Scandinavian Countries Inspired by Canadian Immigration Plan

Scandinavian countries, Norway, Denmark, and Sweden are worried about handling the increased influx of refugees and immigrants. If you’d know a little bit about political science, you’ll know that these countries for long have been a model for creating policies that other countries follow. Scandinavian policies for economic efficiency, social welfare, equity, public health system, and energy law are excellent examples of a positive and corruption-free political system. For long these countries were known as policymakers, while Canada is always famous for being a policy borrower. But not in one sector and that is immigration. For long, Denmark, Sweden, and Norway were searching for an inspiration for immigration and integration policies, and it looks like they’ve found their favorite. It isn’t the first time; Canada has inspired the Scandinavian countries because they are using their reform laws since the early 2000s. Even though Canada is an immigrant country, unlike Scandinavia, the countries can still use the immigration policy. Norway has adopted Canada’s citizenship ceremonies, and Denmark has developed its own points system after getting inspired by Canada’s comprehensive rankings system. Canada is a long-term player in immigration and is very multicultural. The Scandinavian countries are freshers to the field, but the Canadian immigration policy is so open and selective that you can pick a few points and develop your own.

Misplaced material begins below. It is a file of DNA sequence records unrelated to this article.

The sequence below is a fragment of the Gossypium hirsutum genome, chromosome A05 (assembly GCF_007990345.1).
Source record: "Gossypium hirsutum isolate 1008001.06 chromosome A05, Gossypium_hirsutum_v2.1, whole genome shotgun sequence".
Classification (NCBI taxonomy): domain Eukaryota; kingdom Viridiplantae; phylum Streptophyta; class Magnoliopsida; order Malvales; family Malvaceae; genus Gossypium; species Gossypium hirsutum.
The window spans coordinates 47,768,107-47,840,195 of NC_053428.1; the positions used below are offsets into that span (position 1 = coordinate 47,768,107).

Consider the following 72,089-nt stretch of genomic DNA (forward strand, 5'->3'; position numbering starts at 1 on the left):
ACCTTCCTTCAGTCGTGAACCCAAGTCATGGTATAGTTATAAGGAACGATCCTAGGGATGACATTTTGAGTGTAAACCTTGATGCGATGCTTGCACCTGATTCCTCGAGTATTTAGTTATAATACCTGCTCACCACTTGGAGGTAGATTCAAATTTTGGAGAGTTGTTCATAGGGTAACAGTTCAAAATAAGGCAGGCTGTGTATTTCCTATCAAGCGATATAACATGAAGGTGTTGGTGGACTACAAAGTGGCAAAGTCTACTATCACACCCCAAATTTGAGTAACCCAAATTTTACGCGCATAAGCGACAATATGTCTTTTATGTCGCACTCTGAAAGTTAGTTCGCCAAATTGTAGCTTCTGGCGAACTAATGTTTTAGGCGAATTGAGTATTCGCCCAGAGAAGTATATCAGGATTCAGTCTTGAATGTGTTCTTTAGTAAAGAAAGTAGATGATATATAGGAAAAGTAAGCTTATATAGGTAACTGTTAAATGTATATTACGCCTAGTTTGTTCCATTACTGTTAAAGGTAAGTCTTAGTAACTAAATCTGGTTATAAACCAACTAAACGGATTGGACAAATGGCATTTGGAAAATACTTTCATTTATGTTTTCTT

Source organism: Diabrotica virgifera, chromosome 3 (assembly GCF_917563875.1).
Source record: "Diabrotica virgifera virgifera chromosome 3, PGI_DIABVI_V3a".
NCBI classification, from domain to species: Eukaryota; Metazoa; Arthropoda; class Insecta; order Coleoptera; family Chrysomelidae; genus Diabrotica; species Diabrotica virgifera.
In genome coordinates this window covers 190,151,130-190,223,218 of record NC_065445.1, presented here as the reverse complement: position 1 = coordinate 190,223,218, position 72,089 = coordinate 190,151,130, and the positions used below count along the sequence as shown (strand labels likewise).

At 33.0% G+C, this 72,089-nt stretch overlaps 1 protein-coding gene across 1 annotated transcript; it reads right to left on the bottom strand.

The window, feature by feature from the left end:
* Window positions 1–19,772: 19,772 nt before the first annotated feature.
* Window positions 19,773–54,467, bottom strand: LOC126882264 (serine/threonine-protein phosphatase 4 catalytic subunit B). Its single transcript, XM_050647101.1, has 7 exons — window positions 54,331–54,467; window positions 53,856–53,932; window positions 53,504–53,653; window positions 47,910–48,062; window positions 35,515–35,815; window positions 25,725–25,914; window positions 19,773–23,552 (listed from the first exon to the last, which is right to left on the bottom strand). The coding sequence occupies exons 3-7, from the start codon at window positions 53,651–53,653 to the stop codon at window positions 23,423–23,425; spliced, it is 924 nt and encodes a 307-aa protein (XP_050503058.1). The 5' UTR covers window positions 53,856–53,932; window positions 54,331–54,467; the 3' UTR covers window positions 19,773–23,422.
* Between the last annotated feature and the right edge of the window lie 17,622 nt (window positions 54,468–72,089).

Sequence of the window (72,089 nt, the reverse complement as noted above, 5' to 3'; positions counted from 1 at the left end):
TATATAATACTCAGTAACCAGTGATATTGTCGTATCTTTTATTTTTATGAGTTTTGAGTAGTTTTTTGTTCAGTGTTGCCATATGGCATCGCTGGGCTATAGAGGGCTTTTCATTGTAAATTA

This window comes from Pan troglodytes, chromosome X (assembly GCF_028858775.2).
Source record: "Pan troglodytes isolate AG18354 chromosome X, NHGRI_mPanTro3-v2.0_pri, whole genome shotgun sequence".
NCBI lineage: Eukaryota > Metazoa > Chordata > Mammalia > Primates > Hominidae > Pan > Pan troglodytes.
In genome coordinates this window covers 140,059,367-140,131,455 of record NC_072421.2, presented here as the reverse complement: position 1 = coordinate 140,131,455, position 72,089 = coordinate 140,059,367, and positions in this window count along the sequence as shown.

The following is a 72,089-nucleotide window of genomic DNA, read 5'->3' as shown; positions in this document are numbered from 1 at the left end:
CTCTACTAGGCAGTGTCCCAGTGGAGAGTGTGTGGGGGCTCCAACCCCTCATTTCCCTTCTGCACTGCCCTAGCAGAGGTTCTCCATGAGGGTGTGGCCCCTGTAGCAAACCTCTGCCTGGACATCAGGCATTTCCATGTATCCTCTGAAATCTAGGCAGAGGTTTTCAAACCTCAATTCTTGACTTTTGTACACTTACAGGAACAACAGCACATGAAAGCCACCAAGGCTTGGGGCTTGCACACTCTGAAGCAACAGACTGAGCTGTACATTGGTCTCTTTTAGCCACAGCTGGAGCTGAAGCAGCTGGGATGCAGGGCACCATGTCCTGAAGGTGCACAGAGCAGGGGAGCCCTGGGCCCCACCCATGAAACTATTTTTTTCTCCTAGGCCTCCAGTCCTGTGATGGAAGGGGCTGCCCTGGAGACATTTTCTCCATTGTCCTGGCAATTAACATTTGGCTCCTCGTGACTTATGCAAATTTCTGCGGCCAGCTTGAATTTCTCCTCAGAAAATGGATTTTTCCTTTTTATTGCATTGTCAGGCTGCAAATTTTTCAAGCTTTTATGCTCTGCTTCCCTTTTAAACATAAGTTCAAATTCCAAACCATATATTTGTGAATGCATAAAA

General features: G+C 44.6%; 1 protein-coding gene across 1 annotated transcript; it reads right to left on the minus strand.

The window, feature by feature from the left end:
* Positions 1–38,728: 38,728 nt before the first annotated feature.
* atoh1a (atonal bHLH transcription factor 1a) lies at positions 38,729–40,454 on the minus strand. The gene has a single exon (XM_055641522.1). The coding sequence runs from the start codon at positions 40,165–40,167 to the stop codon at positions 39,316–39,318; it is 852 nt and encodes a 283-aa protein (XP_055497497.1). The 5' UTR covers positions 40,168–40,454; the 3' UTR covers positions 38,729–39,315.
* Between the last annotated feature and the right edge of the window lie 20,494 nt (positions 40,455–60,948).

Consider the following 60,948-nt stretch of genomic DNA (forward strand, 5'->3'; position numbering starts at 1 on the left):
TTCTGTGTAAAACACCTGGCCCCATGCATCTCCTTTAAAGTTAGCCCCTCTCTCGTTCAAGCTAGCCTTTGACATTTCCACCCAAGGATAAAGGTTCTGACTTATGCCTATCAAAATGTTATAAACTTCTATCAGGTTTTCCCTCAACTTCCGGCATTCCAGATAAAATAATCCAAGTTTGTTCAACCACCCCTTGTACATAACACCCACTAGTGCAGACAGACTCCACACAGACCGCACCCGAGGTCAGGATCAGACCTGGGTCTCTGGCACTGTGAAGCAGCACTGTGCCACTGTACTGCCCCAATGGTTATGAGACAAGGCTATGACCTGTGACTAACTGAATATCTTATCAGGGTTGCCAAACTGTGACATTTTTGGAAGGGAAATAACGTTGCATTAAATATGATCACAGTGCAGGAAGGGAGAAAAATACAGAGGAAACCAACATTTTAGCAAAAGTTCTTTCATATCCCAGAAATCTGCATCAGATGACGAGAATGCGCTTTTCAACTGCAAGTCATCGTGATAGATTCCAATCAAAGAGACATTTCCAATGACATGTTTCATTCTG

Successful immigration model

Looking at its acceptability all across the world, one can surely say that years of efforts taken by the federal government in Ottawa has finally seen the daylight. Canada’s immigration policy has gained international recognition, which reflects its stability and values. Skilled immigrants all around the world are choosing Canada over the US because it is a safe country and getting permanent residency is easier too. Even international students are opting for Canada, even though still more students go to the US, the former country will take the lead in a couple of years.

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